The heat is on, as fishing opportunities kick in along the Indian River Lagoon Coast of Florida. Looks like its going to be an active season for summer squalls, but as long as they stay away fishing along the beaches and in the inlets will remain equally as hot.

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Indian River Lagoon Coast Fishing Forecast, July 2020

Summer has officially arrived on the Indian River Lagoon coast, as the mid summer doldrums are currently upon us.  It is also the time of year when tropical weather systems and offshore water temperatures are as predictable as Wall Street.   Just when you think you have got things figured out, a summer squall will blow in and kick up the seas, or the cold-water Labrador Current will move in and shut down the seaward bite.  Setting all these possibilities aside, many opportunities for angling adventures exist for us both inshore and offshore of the lagoon coast in July.

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Indian River Lagoon Coast Fishing Forecast, June 2020

Keith Lozott with a monster sea trout caught on a Zara Spook

Indian River Lagoon Coast Fishing Forecast, June 2020

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Central Florida Fishing Forecast for May 2020

Port Canaveral Snook

COVID-19 Mitigation Plan

Our world as we have known it has changed drastically due to the pandemic, and as we adjust to the new norm it is up to us to help mitigate the spread of this virus. With this said, we plan to open for business May 4th utilizing the following protocols for the safety of both clients and crew for the time being. These measures will only be temporary and will be adjusted as time allows:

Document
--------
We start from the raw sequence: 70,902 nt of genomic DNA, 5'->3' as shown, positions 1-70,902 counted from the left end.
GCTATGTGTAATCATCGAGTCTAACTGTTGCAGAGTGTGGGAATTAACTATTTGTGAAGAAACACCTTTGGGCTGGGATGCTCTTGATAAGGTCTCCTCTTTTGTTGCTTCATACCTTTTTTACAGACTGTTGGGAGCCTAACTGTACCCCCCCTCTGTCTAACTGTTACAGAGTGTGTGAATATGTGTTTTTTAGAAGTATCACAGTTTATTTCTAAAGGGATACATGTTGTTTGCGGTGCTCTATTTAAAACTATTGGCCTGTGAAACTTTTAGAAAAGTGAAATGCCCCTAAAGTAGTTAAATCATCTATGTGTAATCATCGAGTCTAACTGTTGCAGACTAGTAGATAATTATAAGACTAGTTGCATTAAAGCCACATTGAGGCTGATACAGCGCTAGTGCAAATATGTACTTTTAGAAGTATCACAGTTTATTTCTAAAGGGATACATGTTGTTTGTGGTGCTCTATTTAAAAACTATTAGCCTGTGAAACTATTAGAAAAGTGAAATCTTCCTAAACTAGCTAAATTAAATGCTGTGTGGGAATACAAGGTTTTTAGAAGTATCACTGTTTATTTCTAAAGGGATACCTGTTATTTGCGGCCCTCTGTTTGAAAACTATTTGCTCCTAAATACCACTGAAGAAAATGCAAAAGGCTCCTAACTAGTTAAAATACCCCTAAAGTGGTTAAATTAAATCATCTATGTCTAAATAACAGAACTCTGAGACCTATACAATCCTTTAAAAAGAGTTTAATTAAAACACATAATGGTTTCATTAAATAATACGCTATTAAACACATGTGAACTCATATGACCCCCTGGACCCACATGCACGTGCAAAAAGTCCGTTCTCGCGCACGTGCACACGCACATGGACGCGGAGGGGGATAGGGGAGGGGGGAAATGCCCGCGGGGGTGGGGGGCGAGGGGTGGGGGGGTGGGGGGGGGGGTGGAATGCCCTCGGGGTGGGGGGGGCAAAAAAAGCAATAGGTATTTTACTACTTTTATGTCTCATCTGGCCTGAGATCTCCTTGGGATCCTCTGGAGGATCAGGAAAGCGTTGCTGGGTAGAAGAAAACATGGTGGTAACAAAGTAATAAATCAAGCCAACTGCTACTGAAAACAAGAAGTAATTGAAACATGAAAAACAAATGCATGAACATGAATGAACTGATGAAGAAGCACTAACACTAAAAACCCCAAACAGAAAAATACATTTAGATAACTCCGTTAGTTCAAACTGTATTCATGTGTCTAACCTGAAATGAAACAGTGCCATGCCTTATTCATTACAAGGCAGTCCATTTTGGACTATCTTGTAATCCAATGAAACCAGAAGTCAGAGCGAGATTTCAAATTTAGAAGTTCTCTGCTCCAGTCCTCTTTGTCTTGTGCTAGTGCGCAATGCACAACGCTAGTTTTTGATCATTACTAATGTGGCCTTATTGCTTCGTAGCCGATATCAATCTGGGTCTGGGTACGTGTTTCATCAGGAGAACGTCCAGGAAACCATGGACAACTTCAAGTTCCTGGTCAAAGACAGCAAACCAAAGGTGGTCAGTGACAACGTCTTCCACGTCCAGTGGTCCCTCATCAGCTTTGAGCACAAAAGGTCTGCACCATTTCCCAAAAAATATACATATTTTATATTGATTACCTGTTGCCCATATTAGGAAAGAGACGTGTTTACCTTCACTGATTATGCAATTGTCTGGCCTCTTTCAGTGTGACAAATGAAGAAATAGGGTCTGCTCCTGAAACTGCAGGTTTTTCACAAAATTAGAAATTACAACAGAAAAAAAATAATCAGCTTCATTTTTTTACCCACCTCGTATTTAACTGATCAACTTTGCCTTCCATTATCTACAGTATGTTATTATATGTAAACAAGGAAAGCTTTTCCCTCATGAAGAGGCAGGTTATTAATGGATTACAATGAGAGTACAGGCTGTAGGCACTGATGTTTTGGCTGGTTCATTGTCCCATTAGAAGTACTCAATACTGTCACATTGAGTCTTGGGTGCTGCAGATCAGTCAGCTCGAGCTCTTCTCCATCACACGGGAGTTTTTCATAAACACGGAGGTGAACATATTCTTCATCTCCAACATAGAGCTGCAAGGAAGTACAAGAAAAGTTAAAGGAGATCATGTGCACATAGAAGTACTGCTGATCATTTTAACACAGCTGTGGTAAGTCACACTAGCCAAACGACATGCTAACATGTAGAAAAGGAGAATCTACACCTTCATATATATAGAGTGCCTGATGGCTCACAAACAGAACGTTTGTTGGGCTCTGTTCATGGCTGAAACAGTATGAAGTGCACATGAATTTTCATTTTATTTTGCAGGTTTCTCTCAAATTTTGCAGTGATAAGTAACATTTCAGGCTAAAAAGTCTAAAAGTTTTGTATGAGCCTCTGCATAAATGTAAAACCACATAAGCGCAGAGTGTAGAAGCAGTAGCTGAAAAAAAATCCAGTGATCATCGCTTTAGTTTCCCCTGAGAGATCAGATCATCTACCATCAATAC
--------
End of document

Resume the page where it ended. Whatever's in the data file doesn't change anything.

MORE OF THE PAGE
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Indian River Lagoon Coastal Fishing Forecast, April 2020

9-pound Sunshine Bass,  Photo by Steve Chapman

As I set down to write my April  fishing forecast, I like many of you am landlocked by these troubling times.  Dreaming about fishing is currently the extent of my fishing adventures, dreaming of the day I return to the sea with friends and family.  Until then, I will share my forecast with you  so we can travel together into our imaginations to a place where  the fish are happy, hungry and stupid.  I’m thankful to all of  you, my friend, family and past clients who have shared time on the water with me over the past 20 years.    I will also share in my gallery some of the fish caught in April aboard Three Quarter Time.  Until our next adventure, stay safe.

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Orlando Area Fishing Forecast, March 2020

For number of reasons, I always look forward to the glorious bloom of my azaleas. Their magnificent colors are not only pleasing to the eye, but they also signal the end of winter and the beginning of the spring bait migration. As the days grow longer and the ocean begins its gradual warming phase, 68 to 72-degree range, the spring fishing bonanza on the Indian Lagoon Coast  of Florida kicks in. As usual, weather will serve as the determining factor in establishing the magnitude and progression of the bite, and forecasting Florida weather is left only to fools. Also, like the bloom of the delicate azaleas, the bite will sometimes pass quickly before you have a chance to really experience it.

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February Orlando Area Fishing Forecast

Mosquito Coast Fishing Charters

Nothing has been routine about the weather so far this winter. Warmer and breezier conditions have only provided us with a few decent weather days in January, and the long-range forecast for the beginning of February is not looking too favorable. Also, there is still the chance of freezing conditions returning this year, but your guess is as good as mine. I’m not complaining, just stating the facts, because even with the worst weather we are still blessed to be fishing and catching here in Central Florida.